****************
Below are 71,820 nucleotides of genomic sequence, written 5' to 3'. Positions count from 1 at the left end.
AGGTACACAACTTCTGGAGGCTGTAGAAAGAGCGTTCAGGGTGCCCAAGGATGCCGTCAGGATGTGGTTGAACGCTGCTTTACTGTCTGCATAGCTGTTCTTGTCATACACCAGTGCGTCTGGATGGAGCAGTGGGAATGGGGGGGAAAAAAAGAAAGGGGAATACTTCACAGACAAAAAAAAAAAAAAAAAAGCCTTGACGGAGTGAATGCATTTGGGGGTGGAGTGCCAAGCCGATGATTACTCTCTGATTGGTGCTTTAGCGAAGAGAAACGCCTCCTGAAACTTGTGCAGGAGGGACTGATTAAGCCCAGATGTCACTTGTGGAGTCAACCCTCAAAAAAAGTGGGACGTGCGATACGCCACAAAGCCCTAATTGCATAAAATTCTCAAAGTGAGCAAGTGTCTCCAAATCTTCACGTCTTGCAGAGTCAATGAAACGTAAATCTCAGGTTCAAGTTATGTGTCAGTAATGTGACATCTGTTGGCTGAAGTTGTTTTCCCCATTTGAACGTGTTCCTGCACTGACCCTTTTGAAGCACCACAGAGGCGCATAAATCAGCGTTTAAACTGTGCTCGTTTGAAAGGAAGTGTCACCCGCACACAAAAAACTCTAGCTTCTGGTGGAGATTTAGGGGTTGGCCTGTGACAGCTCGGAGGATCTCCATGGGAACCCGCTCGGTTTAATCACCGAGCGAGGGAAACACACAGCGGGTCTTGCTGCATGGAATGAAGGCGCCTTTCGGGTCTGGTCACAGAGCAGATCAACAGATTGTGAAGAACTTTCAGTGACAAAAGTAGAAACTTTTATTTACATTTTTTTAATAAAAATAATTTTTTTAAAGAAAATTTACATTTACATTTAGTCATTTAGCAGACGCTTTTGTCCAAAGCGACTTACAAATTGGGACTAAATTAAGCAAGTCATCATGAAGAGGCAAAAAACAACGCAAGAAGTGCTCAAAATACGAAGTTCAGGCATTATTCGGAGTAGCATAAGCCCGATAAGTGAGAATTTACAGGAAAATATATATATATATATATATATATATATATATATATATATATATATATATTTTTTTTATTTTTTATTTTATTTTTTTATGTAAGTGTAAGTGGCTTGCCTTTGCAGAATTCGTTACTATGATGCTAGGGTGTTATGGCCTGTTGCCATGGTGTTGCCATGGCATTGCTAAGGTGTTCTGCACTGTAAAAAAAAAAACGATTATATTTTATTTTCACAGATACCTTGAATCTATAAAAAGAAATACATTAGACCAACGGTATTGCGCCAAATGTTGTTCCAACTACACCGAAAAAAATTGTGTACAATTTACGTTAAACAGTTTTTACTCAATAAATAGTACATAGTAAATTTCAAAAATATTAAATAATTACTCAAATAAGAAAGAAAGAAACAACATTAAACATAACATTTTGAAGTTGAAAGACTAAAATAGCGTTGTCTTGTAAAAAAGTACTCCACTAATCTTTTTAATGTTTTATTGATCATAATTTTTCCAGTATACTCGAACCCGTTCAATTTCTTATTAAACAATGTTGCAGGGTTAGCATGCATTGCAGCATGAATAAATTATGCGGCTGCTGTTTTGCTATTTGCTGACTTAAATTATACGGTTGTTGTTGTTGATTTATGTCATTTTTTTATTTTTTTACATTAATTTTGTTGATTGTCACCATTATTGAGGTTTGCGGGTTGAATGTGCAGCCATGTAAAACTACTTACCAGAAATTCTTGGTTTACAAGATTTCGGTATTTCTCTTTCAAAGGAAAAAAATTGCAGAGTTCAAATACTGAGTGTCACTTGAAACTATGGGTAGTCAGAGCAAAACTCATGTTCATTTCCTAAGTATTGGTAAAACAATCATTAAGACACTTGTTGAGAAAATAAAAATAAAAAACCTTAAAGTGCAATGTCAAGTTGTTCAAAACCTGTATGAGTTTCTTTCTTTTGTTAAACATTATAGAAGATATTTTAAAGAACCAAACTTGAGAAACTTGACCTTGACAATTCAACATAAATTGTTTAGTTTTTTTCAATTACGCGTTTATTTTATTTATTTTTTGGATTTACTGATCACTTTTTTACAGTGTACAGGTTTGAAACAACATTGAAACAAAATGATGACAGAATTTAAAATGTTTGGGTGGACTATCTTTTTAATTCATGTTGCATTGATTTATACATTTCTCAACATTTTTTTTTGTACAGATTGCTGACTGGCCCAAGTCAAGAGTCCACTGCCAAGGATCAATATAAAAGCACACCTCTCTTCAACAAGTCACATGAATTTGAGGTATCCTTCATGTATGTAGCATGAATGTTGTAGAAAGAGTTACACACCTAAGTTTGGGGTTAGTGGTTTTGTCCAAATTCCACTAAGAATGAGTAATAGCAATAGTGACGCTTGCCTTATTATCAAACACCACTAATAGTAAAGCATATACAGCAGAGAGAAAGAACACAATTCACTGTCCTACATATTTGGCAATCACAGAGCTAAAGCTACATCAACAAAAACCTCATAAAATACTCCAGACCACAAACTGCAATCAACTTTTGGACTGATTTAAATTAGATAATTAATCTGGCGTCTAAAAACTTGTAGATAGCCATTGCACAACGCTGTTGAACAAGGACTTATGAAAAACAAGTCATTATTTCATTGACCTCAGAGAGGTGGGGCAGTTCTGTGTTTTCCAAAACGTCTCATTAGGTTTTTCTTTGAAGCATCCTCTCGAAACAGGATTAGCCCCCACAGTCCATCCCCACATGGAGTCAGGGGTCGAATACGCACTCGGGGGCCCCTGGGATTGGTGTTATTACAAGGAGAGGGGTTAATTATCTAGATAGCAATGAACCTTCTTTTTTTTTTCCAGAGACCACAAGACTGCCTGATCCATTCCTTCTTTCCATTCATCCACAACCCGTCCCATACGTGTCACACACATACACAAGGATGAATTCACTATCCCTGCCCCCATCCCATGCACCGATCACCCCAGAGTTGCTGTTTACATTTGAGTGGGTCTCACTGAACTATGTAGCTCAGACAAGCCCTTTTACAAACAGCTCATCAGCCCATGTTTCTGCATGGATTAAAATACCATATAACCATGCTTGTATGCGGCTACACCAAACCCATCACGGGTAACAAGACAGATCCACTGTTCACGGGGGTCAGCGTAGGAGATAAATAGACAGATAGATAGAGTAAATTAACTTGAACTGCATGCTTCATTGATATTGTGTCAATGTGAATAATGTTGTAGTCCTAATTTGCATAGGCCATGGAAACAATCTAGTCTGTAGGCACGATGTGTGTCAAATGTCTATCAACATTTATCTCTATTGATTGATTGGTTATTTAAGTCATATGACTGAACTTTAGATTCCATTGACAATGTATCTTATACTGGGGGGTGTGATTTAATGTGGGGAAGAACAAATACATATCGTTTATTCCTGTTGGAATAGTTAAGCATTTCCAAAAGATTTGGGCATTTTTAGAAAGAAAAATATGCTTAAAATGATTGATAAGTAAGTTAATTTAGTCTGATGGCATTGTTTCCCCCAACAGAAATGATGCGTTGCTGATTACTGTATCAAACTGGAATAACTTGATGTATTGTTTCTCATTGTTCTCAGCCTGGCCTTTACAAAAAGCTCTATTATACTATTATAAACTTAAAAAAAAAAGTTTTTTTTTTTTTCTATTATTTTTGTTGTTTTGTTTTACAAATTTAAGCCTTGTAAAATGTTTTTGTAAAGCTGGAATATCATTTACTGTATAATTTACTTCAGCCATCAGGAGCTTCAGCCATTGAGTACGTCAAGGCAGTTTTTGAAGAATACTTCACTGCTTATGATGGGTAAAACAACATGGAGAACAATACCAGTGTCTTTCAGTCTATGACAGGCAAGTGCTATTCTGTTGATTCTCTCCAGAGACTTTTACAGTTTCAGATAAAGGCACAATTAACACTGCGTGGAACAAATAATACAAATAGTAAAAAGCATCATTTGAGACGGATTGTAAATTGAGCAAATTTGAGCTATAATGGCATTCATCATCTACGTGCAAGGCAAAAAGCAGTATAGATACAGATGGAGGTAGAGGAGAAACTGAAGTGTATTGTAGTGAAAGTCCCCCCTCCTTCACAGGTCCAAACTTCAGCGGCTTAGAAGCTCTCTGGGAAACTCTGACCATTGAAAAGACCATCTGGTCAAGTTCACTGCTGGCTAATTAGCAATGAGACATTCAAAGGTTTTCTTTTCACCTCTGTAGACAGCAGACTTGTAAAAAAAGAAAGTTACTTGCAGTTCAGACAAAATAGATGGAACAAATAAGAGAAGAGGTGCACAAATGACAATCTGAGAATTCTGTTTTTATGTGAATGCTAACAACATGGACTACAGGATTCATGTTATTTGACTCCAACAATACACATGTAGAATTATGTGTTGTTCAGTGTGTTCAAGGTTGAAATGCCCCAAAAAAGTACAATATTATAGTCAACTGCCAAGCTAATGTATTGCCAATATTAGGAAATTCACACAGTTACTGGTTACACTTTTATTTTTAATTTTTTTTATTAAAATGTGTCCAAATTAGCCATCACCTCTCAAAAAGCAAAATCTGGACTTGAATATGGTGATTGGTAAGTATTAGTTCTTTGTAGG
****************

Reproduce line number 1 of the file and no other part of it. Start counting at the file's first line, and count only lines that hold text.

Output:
Below are 71,820 nucleotides of genomic sequence, written 5' to 3'. Positions count from 1 at the left end.